posted by felix at 8:59 AM on March 25, 2009

Did your doctor not order a CT?
posted by watercarrier at 9:00 AM on March 25, 2009

Acephalgic migraines?
Also, have you been to see an ophthalmologist to rule out eye diseases?
posted by pointless_incessant_barking at 9:09 AM on March 25, 2009

I had a few partial seizures when taking Wellbutrin (exactly as you described - hard to move or speak, surreal feeling, etc. but it lasted several hours) and then for several months after that I suffered from panic attacks (dizzy, overwhelmed, etc.) I eventually learned to talk myself out of having a panic attack and to just relax and calm down whenever I felt the dizzy/overwhelmed feeling. I believe the bad experience with Wellbutrin triggered the panic attacks.
posted by elsietheeel at 9:11 AM on March 25, 2009

I found an article in Annals of Neurology that might be related. Send me a mefi mail if you're interested.
Haas, D.C. Prolonged migraine aura status. Ann Neurol 11:197-199, 1982
    Abstract: Two patients with migraine experienced a prolonged migraine aura status consisting of frequent recurrence of auras, hour after hour, day after day, for successive weeks. [snip]The temporary focal neurological phenomena that may herald or accompany migraine headache may also appear without headache...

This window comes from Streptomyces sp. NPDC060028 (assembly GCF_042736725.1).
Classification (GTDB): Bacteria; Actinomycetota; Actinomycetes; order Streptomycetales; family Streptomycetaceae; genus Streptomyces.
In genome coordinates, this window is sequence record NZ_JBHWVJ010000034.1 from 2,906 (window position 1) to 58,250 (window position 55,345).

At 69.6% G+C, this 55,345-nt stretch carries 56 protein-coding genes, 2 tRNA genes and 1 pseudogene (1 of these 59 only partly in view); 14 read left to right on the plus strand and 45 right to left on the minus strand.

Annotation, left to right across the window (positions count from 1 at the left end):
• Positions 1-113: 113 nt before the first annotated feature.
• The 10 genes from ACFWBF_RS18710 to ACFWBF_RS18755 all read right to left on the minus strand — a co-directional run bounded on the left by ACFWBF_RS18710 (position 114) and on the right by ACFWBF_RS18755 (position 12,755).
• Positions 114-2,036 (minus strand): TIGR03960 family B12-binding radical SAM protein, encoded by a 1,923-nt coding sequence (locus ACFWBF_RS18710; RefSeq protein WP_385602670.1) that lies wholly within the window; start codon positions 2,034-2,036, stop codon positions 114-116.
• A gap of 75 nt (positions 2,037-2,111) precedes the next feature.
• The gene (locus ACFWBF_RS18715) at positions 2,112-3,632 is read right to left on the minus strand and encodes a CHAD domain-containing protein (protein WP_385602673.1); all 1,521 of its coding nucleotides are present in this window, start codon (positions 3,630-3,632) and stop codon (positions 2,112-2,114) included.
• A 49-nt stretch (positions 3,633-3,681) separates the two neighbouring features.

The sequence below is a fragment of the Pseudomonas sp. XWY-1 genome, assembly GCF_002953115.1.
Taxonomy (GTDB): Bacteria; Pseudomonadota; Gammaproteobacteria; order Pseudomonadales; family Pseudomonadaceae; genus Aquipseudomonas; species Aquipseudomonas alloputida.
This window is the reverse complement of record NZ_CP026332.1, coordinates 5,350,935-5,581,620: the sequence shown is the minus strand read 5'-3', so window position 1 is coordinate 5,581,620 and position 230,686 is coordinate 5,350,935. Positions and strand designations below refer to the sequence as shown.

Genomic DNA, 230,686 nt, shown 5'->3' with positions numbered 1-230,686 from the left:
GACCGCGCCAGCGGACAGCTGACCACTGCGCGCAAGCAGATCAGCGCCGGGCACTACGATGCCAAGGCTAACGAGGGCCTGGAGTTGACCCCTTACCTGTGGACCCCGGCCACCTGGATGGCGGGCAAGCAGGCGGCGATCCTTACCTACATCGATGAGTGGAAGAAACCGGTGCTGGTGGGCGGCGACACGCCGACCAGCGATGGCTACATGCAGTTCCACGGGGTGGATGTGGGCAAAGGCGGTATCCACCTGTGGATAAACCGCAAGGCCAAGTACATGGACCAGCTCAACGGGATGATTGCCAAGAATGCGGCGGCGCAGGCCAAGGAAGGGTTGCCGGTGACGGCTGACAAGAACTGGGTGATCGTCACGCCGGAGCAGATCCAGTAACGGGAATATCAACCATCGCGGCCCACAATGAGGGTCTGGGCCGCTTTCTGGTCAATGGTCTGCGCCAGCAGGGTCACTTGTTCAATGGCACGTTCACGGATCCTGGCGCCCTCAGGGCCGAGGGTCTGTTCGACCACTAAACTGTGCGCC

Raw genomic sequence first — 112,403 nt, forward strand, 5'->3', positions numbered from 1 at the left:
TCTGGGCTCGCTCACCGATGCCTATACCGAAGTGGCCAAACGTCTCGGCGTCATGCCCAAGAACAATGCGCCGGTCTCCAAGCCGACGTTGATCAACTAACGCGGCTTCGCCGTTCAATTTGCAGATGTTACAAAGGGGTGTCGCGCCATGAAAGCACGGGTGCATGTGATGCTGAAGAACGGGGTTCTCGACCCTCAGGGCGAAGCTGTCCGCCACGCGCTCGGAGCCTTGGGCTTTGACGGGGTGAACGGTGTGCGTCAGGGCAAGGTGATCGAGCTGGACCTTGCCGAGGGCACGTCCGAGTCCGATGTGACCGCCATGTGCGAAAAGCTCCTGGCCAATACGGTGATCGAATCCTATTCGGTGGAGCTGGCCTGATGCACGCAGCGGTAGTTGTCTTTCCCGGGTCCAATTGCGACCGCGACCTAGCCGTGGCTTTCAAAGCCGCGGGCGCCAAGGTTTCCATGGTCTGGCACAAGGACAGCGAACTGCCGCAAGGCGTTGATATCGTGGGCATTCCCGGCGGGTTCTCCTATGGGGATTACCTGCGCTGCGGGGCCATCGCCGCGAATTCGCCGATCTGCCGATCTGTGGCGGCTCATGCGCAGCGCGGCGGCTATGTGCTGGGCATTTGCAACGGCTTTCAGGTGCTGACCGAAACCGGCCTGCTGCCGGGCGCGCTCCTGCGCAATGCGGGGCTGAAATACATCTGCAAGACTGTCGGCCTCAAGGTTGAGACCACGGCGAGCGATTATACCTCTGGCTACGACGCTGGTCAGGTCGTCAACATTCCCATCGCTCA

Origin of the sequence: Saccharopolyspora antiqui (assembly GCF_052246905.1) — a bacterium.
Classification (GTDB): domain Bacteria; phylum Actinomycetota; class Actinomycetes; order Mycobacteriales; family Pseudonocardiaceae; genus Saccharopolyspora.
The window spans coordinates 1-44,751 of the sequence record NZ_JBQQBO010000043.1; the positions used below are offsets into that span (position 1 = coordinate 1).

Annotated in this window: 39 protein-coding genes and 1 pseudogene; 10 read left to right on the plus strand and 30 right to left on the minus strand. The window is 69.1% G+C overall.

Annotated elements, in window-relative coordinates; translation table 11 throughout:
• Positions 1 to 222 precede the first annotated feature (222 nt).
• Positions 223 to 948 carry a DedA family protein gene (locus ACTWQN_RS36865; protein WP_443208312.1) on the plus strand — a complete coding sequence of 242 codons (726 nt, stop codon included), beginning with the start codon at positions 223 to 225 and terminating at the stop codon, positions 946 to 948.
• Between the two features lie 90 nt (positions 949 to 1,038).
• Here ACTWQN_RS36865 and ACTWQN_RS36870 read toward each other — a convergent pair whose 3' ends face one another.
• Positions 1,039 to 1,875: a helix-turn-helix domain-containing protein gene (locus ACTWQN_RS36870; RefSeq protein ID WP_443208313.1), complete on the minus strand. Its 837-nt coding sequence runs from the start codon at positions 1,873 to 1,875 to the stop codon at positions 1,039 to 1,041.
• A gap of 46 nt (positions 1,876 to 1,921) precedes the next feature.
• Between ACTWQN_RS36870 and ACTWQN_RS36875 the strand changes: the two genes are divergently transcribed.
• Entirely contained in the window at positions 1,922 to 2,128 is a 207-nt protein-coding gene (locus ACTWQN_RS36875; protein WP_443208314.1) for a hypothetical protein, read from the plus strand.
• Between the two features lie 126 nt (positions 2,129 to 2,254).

posted by pointless_incessant_barking at 9:19 AM on March 25, 2009

Are there precipitating events or triggers? If you can isolate them, you can try to reproduce this in a medical setting, where you can be wired up and monitored.
posted by adipocere at 9:24 AM on March 25, 2009

I am fo SHO not a doctor, but have you had any endocrine tests (adrenal, thyroid, etc)?

The only reason I say this is that I have Addison's Disease, and when I have an "attack", I can't speak well, can't move much, my vision goes to shit, my hearing goes out, I lose all energy and am almost completely lethargic for an hour, maybe more, maybe less. Scary.
posted by tristeza at 9:27 AM on March 25, 2009

Thanks for the quick responses. This has been driving me nuts. I have an appointment for a neuro-opthamologist. I've had migraines before and take imitrex for them, but this is nothing like it. I don't have pain, just a out of it feeling day to day and the episodes about 2 times a week recently.